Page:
Low-to-middle income households are more likely to access the services of the Ombudsman for Banking Services and Investments (OBSI), and mutual funds top the list of most complained about product, according to a new report.
Roughly 65% of consumers who contact OBSI each year are in low-to-middle income households, says the ombudsman’s Report on Income and Canadian Financial Complaints, released on Thursday.
“The complexity of products, complexity of regulation and other informational barriers are compounded by limited resources, especially for lower- and middle-income households,” said Sarah Bradley, ombudsman and CEO, OBSI, in a release. “These factors combine to create very real barriers to access to justice that disproportionately impact lower- and middle-income families.”
Complaints from lower-income households, in particular, were likely to come from women over the age of 50 and living in single-income homes.
The report was based on OBSI demographic and case data from almost 1,000 closed cases that were resolved between 2017 and 2019. The cases were grouped into three categories: lower-income households of under $60,000; middle-income households of between $60,000 and $100,000; and higher-income households of over $100,000.
When it came to investment products, 48% of complaints from lower-income households were about mutual funds, while 40% from both middle-income and higher-income households were about mutual funds. The next two products investors were likely to complain about were common shares and scholarship trust plans.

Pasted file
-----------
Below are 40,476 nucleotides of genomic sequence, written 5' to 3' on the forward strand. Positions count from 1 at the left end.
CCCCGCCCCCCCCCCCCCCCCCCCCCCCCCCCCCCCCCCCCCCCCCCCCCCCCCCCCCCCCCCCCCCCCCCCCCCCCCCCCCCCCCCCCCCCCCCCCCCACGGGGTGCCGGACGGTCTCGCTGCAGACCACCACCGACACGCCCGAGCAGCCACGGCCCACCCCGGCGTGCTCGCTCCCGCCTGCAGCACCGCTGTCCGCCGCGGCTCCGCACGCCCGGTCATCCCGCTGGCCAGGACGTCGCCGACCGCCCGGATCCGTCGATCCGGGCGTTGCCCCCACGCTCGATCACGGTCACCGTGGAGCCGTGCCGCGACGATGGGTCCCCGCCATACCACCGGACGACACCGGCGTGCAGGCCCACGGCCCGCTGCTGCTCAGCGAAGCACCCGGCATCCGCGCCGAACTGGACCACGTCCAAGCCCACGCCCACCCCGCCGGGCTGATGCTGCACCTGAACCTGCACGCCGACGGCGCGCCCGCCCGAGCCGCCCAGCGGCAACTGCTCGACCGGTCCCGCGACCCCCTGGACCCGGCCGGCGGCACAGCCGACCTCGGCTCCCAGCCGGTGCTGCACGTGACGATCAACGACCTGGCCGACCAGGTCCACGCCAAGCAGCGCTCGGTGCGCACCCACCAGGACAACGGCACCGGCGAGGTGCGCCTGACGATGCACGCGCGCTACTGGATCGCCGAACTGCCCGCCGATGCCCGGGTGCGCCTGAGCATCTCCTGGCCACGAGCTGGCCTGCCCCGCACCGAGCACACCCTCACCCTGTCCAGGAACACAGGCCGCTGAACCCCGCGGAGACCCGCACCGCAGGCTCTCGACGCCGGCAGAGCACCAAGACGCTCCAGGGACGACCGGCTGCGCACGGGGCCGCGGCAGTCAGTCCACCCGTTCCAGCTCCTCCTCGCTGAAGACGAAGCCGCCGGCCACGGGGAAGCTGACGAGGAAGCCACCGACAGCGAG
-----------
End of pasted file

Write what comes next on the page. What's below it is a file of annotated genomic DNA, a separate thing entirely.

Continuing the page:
The most common investment-related issue for lower-income households was investment suitability, at 37%, followed by 29% for middle-income households and 28% for higher-income households. Lower-income households were more likely to complain about suitability relating to common shares than the other household categories, which were just as likely to complain about fee disclosure and misrepresentation.
In terms of banking products, all three household categories were likely to complain about credit cards — 28% of low-income households, 32% of middle-income households and 29% of higher-income households — while fraud was the most common type of complaint to OBSI related to banking issues.
OBSI proposed several solutions for mitigating these complaints and overcoming financial barriers to justice, including: supporting an accessible and effective financial ombudsman service; clearer disclosure and greater scrutiny of financial programs marketed to lower-income consumers; and streamlining and simplifying the dispute resolution process for financial services consumers.